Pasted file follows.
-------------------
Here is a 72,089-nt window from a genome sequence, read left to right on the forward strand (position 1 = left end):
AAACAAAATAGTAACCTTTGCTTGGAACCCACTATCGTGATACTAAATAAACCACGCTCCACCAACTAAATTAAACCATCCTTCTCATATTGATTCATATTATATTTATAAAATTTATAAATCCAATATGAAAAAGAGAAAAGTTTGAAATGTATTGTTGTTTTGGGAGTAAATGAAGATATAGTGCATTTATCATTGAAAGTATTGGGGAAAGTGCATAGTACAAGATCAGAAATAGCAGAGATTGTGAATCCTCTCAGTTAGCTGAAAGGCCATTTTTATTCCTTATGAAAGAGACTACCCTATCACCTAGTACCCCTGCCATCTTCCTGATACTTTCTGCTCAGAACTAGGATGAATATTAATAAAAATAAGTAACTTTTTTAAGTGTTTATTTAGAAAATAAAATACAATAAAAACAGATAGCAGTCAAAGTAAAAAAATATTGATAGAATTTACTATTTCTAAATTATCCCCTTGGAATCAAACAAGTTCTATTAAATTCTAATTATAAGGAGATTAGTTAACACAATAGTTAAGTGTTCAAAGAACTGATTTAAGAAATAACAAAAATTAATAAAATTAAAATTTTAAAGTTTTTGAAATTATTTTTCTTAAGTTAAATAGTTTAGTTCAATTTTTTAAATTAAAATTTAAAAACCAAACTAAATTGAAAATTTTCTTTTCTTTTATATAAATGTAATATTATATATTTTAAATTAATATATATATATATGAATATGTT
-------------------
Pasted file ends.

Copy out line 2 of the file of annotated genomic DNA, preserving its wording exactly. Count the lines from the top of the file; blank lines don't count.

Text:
AAACAAAATAGTAACCTTTGCTTGGAACCCACTATCGTGATACTAAATAAACCACGCTCCACCAACTAAATTAAACCATCCTTCTCATATTGATTCATATTATATTTATAAAATTTATAAATCCAATATGAAAAAGAGAAAAGTTTGAAATGTATTGTTGTTTTGGGAGTAAATGAAGATATAGTGCATTTATCATTGAAAGTATTGGGGAAAGTGCATAGTACAAGATCAGAAATAGCAGAGATTGTGAATCCTCTCAGTTAGCTGAAAGGCCATTTTTATTCCTTATGAAAGAGACTACCCTATCACCTAGTACCCCTGCCATCTTCCTGATACTTTCTGCTCAGAACTAGGATGAATATTAATAAAAATAAGTAACTTTTTTAAGTGTTTATTTAGAAAATAAAATACAATAAAAACAGATAGCAGTCAAAGTAAAAAAATATTGATAGAATTTACTATTTCTAAATTATCCCCTTGGAATCAAACAAGTTCTATTAAATTCTAATTATAAGGAGATTAGTTAACACAATAGTTAAGTGTTCAAAGAACTGATTTAAGAAATAACAAAAATTAATAAAATTAAAATTTTAAAGTTTTTGAAATTATTTTTCTTAAGTTAAATAGTTTAGTTCAATTTTTTAAATTAAAATTTAAAAACCAAACTAAATTGAAAATTTTCTTTTCTTTTATATAAATGTAATATTATATATTTTAAATTAATATATATATATATGAATATGTT